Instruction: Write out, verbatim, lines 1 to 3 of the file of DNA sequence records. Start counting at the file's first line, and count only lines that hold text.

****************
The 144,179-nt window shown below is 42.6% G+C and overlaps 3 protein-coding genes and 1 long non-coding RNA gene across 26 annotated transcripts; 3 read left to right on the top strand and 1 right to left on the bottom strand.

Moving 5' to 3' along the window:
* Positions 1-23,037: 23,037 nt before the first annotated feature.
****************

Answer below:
The 144,179-nt window shown below is 42.6% G+C and overlaps 3 protein-coding genes and 1 long non-coding RNA gene across 26 annotated transcripts; 3 read left to right on the top strand and 1 right to left on the bottom strand.

Moving 5' to 3' along the window:
* Positions 1-23,037: 23,037 nt before the first annotated feature.